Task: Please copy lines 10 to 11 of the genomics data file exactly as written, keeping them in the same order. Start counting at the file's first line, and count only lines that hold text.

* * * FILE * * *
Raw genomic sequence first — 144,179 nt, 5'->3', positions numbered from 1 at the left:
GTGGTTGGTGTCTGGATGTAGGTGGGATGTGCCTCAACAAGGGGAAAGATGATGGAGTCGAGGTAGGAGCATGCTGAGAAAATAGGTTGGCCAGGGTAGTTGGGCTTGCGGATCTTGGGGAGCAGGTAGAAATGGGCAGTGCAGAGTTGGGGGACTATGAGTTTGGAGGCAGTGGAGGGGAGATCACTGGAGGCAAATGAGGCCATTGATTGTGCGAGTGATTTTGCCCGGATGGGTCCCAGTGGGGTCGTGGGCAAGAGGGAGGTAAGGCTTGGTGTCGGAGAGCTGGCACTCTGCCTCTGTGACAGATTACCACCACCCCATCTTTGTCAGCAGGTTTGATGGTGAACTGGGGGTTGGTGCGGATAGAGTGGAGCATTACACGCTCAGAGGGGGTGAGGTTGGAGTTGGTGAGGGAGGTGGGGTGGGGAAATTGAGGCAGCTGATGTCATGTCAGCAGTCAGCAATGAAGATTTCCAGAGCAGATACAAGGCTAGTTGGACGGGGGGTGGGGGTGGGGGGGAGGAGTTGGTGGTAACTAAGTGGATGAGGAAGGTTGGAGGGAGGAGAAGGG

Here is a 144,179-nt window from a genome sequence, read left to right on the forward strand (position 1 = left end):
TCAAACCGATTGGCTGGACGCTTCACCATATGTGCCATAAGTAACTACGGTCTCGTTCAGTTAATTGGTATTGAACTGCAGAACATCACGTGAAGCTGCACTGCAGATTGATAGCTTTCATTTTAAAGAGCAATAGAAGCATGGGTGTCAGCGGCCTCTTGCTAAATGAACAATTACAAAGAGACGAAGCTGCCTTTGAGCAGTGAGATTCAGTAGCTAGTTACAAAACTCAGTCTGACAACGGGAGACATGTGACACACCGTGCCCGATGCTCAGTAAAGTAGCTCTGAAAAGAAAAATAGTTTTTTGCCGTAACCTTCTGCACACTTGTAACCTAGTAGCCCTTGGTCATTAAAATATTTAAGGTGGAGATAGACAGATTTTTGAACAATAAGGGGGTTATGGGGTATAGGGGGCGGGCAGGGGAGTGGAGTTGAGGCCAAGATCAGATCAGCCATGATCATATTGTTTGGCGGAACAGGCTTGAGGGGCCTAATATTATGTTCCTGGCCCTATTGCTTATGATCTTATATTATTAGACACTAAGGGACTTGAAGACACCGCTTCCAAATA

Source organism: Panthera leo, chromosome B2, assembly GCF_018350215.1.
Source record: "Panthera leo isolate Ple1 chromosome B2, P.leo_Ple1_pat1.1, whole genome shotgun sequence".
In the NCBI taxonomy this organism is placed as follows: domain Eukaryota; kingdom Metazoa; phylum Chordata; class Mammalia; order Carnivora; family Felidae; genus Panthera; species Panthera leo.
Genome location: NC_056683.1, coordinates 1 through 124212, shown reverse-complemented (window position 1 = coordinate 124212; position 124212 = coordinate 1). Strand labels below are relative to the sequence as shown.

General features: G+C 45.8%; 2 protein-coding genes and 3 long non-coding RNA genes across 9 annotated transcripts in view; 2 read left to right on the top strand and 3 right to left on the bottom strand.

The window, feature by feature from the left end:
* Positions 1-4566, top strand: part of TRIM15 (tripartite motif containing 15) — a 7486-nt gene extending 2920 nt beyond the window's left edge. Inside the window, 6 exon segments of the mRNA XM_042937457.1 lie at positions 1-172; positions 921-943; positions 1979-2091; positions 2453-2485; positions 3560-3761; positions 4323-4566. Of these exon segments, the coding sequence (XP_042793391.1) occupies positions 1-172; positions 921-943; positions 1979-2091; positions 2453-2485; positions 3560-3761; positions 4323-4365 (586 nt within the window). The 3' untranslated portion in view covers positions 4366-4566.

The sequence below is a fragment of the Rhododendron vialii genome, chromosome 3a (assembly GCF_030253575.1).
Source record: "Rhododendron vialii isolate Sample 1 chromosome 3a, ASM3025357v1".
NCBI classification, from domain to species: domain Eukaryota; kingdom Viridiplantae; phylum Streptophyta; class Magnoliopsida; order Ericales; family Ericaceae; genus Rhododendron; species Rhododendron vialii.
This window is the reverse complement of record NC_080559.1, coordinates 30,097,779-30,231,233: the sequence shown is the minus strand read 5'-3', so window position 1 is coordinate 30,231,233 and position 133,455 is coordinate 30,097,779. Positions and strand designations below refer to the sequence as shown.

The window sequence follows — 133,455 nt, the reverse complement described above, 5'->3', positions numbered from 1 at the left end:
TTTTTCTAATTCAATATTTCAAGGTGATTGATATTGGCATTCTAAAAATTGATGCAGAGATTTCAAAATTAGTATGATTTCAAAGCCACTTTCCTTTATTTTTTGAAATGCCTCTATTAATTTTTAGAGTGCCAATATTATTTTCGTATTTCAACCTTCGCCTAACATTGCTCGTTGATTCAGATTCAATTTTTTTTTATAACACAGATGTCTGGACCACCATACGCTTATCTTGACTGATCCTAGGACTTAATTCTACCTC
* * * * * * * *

The window, feature by feature from the left end:
* Positions 1-4566, top strand: part of TRIM15 (tripartite motif containing 15) — a 7486-nt gene extending 2920 nt beyond the window's left edge. Inside the window, 6 exon segments of the mRNA XM_042937457.1 lie at positions 1-172; positions 921-943; positions 1979-2091; positions 2453-2485; positions 3560-3761; positions 4323-4566. Of these exon segments, the coding sequence (XP_042793391.1) occupies positions 1-172; positions 921-943; positions 1979-2091; positions 2453-2485; positions 3560-3761; positions 4323-4365 (586 nt within the window). The 3' untranslated portion in view covers positions 4366-4566.